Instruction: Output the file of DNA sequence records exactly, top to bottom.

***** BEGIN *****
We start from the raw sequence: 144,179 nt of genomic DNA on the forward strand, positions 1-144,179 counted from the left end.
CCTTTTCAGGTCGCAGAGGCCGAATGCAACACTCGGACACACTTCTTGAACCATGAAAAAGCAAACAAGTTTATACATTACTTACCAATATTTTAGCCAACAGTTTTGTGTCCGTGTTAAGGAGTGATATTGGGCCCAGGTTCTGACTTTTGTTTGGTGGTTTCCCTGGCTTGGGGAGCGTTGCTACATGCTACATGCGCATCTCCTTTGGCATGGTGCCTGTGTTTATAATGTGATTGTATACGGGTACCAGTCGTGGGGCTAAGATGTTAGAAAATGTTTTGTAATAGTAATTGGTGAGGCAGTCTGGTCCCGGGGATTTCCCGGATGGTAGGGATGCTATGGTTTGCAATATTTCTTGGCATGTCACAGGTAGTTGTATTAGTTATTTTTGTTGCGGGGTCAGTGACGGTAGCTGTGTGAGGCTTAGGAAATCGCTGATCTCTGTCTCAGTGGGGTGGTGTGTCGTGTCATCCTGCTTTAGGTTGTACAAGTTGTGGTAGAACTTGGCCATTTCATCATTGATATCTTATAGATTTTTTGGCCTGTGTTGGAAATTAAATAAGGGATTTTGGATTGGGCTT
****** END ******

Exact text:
We start from the raw sequence: 144,179 nt of genomic DNA on the forward strand, positions 1-144,179 counted from the left end.
CCTTTTCAGGTCGCAGAGGCCGAATGCAACACTCGGACACACTTCTTGAACCATGAAAAAGCAAACAAGTTTATACATTACTTACCAATATTTTAGCCAACAGTTTTGTGTCCGTGTTAAGGAGTGATATTGGGCCCAGGTTCTGACTTTTGTTTGGTGGTTTCCCTGGCTTGGGGAGCGTTGCTACATGCTACATGCGCATCTCCTTTGGCATGGTGCCTGTGTTTATAATGTGATTGTATACGGGTACCAGTCGTGGGGCTAAGATGTTAGAAAATGTTTTGTAATAGTAATTGGTGAGGCAGTCTGGTCCCGGGGATTTCCCGGATGGTAGGGATGCTATGGTTTGCAATATTTCTTGGCATGTCACAGGTAGTTGTATTAGTTATTTTTGTTGCGGGGTCAGTGACGGTAGCTGTGTGAGGCTTAGGAAATCGCTGATCTCTGTCTCAGTGGGGTGGTGTGTCGTGTCATCCTGCTTTAGGTTGTACAAGTTGTGGTAGAACTTGGCCATTTCATCATTGATATCTTATAGATTTTTTGGCCTGTGTTGGAAATTAAATAAGGGATTTTGGATTGGGCTT